When your mortgage term is up- is your balance up, too?

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About 5% of the mortgages being done in Canada the summer of 2007 were "sub-prime" mortgages.

If you obtained a "sub-prime" mortgage before they stopped doing new business in Canada during the July to December 2007 period, you may have some hard decisions to make soon.  This is especially true if your mortgage started with a three year term.  If you have a five year term, you have more time to plan to pay your mortgage off in full.

Pay your mortgage in full?  Who can do that three years after taking out the mortgage?  This is especially true for the many who took the sub-prime mortgage having qualifying income or credit issues at the time they obtained the mortgage.  After only three years, the sub-prime borrower may have made every payment on time, may have increased their qualifying (taxable) income, and sorted out any past credit problems.

But, there is a big problem coming.  When the term is complete, the lender does not have to offer a renewal.  They can demand the remaining balance in full.   And, if the remaining balance can not be paid in full, foreclosure may start.

So, which mortgage companies, or special sub-prime products, are no longer in business in Canada?

  • Abode Mortgages
  • Accredited Home Mortgages
  • First National- discontinued their Excalibur product line
  • GE Money
  • GMAC Mortgage
  • HSBC Finance Mortgage
  • MCAP-discontinued their sub-prime Eclipse product line
  • N-Brook- had insured mortgages but that does not guarantee a renewal offer
  • Noble Mortgage- had insured mortgages but that does not guarantee a renewal offer
  • Resmor Trust-discontinued their C class mortgages
  • Wells Fargo 
  • Xceed Mortgage-discontinued their sub-prime product line

If you recognize one of these companies as having your mortgage, I suggest you call the lender to find out if your mortgage is default insured by CMHC, Genworth or AIG (now Canada Guarantee).  If your home has a default insurance supplied by one of these default insurance companies, you have a better chance that another lender will take on your mortgage balance that is coming due, when your term is complete.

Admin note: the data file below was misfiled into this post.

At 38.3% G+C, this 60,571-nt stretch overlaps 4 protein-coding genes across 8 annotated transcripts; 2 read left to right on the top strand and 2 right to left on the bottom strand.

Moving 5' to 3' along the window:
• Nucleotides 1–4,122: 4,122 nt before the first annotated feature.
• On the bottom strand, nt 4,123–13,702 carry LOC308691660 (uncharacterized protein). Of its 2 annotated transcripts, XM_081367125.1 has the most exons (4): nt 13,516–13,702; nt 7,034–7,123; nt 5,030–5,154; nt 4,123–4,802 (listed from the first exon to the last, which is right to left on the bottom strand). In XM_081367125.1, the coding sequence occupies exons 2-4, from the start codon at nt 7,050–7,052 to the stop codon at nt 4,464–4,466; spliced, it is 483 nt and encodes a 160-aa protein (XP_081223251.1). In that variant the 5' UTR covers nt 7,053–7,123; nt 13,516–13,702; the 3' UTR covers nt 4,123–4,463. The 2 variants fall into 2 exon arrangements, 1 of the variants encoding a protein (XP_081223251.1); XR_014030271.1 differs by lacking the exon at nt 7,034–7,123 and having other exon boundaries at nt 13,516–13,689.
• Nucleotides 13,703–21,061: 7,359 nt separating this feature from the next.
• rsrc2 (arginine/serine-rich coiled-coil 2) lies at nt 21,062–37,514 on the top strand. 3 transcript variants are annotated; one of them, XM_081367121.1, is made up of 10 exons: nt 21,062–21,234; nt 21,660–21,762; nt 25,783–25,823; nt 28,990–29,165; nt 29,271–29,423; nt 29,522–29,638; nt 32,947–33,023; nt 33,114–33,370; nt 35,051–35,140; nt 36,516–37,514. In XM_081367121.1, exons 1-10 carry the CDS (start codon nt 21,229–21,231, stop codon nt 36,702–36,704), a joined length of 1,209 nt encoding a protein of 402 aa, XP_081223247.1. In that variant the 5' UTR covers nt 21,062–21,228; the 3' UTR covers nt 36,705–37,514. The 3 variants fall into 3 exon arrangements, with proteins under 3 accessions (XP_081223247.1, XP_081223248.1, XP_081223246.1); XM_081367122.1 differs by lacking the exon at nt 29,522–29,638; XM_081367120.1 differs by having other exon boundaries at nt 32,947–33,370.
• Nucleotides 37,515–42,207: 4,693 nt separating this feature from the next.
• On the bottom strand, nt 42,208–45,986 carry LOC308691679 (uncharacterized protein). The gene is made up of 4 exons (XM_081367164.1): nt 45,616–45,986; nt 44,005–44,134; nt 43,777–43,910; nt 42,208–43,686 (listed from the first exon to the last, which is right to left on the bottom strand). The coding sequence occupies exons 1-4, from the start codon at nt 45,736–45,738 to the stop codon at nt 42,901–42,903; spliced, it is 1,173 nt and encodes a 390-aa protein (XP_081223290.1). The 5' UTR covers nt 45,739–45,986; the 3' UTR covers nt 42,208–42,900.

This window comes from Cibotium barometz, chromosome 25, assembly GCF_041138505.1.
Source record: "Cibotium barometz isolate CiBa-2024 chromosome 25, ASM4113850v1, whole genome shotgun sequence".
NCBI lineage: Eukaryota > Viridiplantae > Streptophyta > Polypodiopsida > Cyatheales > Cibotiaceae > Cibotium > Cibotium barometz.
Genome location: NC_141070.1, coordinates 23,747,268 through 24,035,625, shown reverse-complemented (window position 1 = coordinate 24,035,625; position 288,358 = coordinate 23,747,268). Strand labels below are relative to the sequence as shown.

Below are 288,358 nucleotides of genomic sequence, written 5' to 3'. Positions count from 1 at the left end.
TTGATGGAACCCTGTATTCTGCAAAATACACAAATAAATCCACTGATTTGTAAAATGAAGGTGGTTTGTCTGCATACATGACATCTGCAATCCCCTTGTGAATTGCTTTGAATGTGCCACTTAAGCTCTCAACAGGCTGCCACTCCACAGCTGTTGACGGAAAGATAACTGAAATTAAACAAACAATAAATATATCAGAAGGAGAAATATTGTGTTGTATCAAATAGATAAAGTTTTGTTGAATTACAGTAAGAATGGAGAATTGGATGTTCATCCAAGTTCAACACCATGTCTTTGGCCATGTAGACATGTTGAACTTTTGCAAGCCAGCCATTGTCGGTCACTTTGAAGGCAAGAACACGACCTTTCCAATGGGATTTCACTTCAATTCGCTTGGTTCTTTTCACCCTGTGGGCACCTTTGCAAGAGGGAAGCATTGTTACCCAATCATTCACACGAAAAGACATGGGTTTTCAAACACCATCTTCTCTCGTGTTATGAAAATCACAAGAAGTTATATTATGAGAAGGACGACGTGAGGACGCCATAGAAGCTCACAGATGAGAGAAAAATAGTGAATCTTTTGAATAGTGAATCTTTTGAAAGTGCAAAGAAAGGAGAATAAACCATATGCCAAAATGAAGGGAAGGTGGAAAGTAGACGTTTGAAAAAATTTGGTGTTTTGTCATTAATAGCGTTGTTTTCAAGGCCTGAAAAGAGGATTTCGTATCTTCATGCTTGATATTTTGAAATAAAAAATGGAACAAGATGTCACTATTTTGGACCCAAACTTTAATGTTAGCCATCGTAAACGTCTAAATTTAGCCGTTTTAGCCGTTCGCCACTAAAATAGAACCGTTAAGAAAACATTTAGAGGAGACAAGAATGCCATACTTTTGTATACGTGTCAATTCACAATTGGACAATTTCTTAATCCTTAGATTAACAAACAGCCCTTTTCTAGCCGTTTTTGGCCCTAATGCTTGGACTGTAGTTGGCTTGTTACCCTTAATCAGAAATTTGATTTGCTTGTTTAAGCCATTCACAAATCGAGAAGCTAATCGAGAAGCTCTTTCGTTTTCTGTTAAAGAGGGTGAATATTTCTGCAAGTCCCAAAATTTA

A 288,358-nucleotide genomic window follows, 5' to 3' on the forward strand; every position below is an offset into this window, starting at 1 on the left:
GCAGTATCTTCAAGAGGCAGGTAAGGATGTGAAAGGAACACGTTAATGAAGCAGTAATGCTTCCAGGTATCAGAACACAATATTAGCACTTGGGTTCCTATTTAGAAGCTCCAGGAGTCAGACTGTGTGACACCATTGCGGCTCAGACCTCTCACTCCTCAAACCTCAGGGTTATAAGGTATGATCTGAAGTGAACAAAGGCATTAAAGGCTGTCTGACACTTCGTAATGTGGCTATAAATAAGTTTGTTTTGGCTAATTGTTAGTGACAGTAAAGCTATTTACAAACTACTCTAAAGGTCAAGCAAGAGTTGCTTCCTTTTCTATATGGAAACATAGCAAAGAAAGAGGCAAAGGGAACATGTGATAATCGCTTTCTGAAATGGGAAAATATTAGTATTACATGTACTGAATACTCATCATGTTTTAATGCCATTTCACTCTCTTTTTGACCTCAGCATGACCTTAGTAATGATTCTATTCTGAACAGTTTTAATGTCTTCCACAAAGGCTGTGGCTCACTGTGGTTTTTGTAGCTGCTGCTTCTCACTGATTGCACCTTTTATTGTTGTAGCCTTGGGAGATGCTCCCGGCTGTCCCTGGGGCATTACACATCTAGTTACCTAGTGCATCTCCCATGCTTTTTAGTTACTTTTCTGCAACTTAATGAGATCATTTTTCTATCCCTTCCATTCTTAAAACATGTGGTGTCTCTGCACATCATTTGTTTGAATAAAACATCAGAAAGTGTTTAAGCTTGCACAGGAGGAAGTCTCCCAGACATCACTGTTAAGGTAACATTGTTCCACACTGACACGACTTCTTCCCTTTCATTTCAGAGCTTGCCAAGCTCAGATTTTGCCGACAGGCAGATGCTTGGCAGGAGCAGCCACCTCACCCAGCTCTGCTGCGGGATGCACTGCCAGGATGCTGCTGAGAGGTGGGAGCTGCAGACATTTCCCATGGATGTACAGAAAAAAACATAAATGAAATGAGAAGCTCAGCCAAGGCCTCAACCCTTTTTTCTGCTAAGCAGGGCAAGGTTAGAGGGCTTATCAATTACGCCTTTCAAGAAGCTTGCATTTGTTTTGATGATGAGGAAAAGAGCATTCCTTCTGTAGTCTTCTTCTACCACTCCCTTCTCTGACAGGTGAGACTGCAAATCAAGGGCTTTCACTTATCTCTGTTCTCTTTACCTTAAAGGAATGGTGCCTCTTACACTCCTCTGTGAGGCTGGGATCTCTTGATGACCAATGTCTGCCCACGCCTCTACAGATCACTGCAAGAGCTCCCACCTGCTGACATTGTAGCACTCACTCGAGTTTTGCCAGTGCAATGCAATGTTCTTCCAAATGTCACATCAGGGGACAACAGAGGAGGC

The lenders who will consider the transfer of your default insured mortgage will still want to know, and have confirmed, that you have the qualifying income (taxable) and credit to qualify for the insurance.

If you have no default insurance on your mortgage that can be transferred from lender to lender, because your mortgage had an Administration Fee, you are facing a bigger problem.   In addition to seeing your credit and income is sufficient to qualify for a mortgage, your property will have to appraise enough to allow the payout of your mortgage. 

If your mortgage does not go over ninety percent (90%) of the CURRENT APPRAISED VALUE, you have a chance of paying out your mortgage with a different lender.   The Administration Fee paid years ago is gone and useless to you now.  You will be paying another fee for default insurance.  This time is will be portable to another lender, at the next maturity.

If you mortgage does not go over eighty percent (80%) of the CURRENT APPRAISED VALUE, you have a chance of paying out your mortgage with a different lender- without default insurance premiums. The location, age, and condition of your home will determine if your mortgage can be paid out without default insurance.

In both cases, an uninsured mortgage by one of those lenders is not normally a change from one lender to another by way of a transfer or "switch".  It usually means you will have a lawyer's bill for creating a new mortgage for the new lender and discharging the old mortgage done by the old lender.

Moral of the story?  If you have a mortgage that is not default insured by CMHC, Genworth, or AIG, you may not be able to pay out your mortgage with another lender's help.  And, if they will help you, your cost of moving the mortgage will be higher than a normal transfer or "switch" mortgage.